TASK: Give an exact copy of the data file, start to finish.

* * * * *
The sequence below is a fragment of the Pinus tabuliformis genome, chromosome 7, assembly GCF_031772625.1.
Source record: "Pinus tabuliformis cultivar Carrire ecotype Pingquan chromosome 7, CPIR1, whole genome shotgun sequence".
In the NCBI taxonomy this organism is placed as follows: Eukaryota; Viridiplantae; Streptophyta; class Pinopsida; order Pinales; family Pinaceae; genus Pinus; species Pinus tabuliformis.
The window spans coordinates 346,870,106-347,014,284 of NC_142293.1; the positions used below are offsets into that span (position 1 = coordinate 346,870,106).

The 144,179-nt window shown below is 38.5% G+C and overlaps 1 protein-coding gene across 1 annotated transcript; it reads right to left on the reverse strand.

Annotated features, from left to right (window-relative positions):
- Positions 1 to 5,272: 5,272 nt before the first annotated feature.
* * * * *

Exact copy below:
The sequence below is a fragment of the Pinus tabuliformis genome, chromosome 7, assembly GCF_031772625.1.
Source record: "Pinus tabuliformis cultivar Carrire ecotype Pingquan chromosome 7, CPIR1, whole genome shotgun sequence".
In the NCBI taxonomy this organism is placed as follows: Eukaryota; Viridiplantae; Streptophyta; class Pinopsida; order Pinales; family Pinaceae; genus Pinus; species Pinus tabuliformis.
The window spans coordinates 346,870,106-347,014,284 of NC_142293.1; the positions used below are offsets into that span (position 1 = coordinate 346,870,106).

The 144,179-nt window shown below is 38.5% G+C and overlaps 1 protein-coding gene across 1 annotated transcript; it reads right to left on the reverse strand.

Annotated features, from left to right (window-relative positions):
- Positions 1 to 5,272: 5,272 nt before the first annotated feature.